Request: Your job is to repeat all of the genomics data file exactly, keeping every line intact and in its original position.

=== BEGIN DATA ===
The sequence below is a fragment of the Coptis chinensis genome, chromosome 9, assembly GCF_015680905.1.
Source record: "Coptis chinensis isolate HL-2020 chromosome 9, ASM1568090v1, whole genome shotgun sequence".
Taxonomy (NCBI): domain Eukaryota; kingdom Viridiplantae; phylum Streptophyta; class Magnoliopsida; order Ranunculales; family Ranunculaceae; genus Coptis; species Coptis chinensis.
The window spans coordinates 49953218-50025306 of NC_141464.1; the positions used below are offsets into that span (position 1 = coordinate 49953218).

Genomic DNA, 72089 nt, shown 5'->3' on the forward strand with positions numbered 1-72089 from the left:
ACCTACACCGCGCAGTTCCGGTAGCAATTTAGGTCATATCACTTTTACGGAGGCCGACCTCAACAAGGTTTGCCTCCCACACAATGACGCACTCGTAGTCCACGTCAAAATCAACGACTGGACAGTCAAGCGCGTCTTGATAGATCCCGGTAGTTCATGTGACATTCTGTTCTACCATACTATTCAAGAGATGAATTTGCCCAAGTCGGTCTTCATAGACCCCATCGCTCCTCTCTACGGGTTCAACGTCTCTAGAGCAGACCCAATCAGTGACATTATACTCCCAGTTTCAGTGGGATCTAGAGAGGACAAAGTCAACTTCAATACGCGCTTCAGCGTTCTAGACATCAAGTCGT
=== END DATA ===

The sequence below is a fragment of the Coptis chinensis genome, chromosome 9, assembly GCF_015680905.1.
Source record: "Coptis chinensis isolate HL-2020 chromosome 9, ASM1568090v1, whole genome shotgun sequence".
Taxonomy (NCBI): domain Eukaryota; kingdom Viridiplantae; phylum Streptophyta; class Magnoliopsida; order Ranunculales; family Ranunculaceae; genus Coptis; species Coptis chinensis.
The window spans coordinates 49953218-50025306 of NC_141464.1; the positions used below are offsets into that span (position 1 = coordinate 49953218).

Genomic DNA, 72089 nt, shown 5'->3' on the forward strand with positions numbered 1-72089 from the left:
ACCTACACCGCGCAGTTCCGGTAGCAATTTAGGTCATATCACTTTTACGGAGGCCGACCTCAACAAGGTTTGCCTCCCACACAATGACGCACTCGTAGTCCACGTCAAAATCAACGACTGGACAGTCAAGCGCGTCTTGATAGATCCCGGTAGTTCATGTGACATTCTGTTCTACCATACTATTCAAGAGATGAATTTGCCCAAGTCGGTCTTCATAGACCCCATCGCTCCTCTCTACGGGTTCAACGTCTCTAGAGCAGACCCAATCAGTGACATTATACTCCCAGTTTCAGTGGGATCTAGAGAGGACAAAGTCAACTTCAATACGCGCTTCAGCGTTCTAGACATCAAGTCGT